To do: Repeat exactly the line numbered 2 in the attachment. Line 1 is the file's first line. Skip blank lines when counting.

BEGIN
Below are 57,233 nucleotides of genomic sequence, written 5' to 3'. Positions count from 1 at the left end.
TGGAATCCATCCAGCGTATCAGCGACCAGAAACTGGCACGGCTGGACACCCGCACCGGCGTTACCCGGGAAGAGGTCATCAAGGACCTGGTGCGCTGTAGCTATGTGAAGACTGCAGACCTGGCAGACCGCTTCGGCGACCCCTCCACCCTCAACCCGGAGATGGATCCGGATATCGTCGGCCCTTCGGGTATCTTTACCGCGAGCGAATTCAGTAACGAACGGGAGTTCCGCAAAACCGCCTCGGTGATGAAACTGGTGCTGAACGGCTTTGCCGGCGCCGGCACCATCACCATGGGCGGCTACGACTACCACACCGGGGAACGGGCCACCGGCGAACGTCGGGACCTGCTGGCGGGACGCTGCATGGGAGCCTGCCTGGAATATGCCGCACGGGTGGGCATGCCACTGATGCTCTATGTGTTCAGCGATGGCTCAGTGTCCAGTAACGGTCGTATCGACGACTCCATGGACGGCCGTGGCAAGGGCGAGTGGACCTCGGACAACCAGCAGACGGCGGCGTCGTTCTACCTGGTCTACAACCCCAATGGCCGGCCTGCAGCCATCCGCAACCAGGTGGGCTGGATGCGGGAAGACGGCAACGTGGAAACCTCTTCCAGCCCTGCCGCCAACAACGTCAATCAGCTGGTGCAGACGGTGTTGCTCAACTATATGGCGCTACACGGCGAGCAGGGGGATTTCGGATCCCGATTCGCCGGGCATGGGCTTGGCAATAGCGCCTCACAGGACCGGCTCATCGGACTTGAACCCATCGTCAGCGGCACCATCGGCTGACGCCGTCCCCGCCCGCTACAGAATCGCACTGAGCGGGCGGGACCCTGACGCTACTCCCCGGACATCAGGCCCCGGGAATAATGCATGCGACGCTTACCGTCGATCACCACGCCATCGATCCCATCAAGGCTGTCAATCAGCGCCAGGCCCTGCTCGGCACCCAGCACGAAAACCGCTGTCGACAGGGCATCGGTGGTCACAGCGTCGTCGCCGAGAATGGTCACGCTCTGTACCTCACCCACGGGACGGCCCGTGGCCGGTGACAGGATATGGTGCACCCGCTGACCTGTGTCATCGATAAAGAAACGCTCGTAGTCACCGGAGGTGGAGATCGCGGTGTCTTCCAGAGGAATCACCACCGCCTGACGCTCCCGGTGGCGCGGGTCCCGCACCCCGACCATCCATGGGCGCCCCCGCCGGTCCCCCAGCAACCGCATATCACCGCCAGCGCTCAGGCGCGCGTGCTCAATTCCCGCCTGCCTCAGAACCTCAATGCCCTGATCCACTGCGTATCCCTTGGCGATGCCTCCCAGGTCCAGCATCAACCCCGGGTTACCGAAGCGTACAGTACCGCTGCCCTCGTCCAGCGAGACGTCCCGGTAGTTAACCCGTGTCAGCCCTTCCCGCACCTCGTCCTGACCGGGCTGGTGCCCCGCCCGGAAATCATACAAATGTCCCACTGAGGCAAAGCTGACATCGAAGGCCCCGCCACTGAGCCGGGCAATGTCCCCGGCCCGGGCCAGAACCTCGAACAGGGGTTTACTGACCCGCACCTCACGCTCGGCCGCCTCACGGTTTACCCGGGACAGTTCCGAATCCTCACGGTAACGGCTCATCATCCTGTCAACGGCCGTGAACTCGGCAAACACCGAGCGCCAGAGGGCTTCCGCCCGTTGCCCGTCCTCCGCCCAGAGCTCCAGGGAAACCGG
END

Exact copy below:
TGGAATCCATCCAGCGTATCAGCGACCAGAAACTGGCACGGCTGGACACCCGCACCGGCGTTACCCGGGAAGAGGTCATCAAGGACCTGGTGCGCTGTAGCTATGTGAAGACTGCAGACCTGGCAGACCGCTTCGGCGACCCCTCCACCCTCAACCCGGAGATGGATCCGGATATCGTCGGCCCTTCGGGTATCTTTACCGCGAGCGAATTCAGTAACGAACGGGAGTTCCGCAAAACCGCCTCGGTGATGAAACTGGTGCTGAACGGCTTTGCCGGCGCCGGCACCATCACCATGGGCGGCTACGACTACCACACCGGGGAACGGGCCACCGGCGAACGTCGGGACCTGCTGGCGGGACGCTGCATGGGAGCCTGCCTGGAATATGCCGCACGGGTGGGCATGCCACTGATGCTCTATGTGTTCAGCGATGGCTCAGTGTCCAGTAACGGTCGTATCGACGACTCCATGGACGGCCGTGGCAAGGGCGAGTGGACCTCGGACAACCAGCAGACGGCGGCGTCGTTCTACCTGGTCTACAACCCCAATGGCCGGCCTGCAGCCATCCGCAACCAGGTGGGCTGGATGCGGGAAGACGGCAACGTGGAAACCTCTTCCAGCCCTGCCGCCAACAACGTCAATCAGCTGGTGCAGACGGTGTTGCTCAACTATATGGCGCTACACGGCGAGCAGGGGGATTTCGGATCCCGATTCGCCGGGCATGGGCTTGGCAATAGCGCCTCACAGGACCGGCTCATCGGACTTGAACCCATCGTCAGCGGCACCATCGGCTGACGCCGTCCCCGCCCGCTACAGAATCGCACTGAGCGGGCGGGACCCTGACGCTACTCCCCGGACATCAGGCCCCGGGAATAATGCATGCGACGCTTACCGTCGATCACCACGCCATCGATCCCATCAAGGCTGTCAATCAGCGCCAGGCCCTGCTCGGCACCCAGCACGAAAACCGCTGTCGACAGGGCATCGGTGGTCACAGCGTCGTCGCCGAGAATGGTCACGCTCTGTACCTCACCCACGGGACGGCCCGTGGCCGGTGACAGGATATGGTGCACCCGCTGACCTGTGTCATCGATAAAGAAACGCTCGTAGTCACCGGAGGTGGAGATCGCGGTGTCTTCCAGAGGAATCACCACCGCCTGACGCTCCCGGTGGCGCGGGTCCCGCACCCCGACCATCCATGGGCGCCCCCGCCGGTCCCCCAGCAACCGCATATCACCGCCAGCGCTCAGGCGCGCGTGCTCAATTCCCGCCTGCCTCAGAACCTCAATGCCCTGATCCACTGCGTATCCCTTGGCGATGCCTCCCAGGTCCAGCATCAACCCCGGGTTACCGAAGCGTACAGTACCGCTGCCCTCGTCCAGCGAGACGTCCCGGTAGTTAACCCGTGTCAGCCCTTCCCGCACCTCGTCCTGACCGGGCTGGTGCCCCGCCCGGAAATCATACAAATGTCCCACTGAGGCAAAGCTGACATCGAAGGCCCCGCCACTGAGCCGGGCAATGTCCCCGGCCCGGGCCAGAACCTCGAACAGGGGTTTACTGACCCGCACCTCACGCTCGGCCGCCTCACGGTTTACCCGGGACAGTTCCGAATCCTCACGGTAACGGCTCATCATCCTGTCAACGGCCGTGAACTCGGCAAACACCGAGCGCCAGAGGGCTTCCGCCCGTTGCCCGTCCTCCGCCCAGAGCTCCAGGGAAACCGG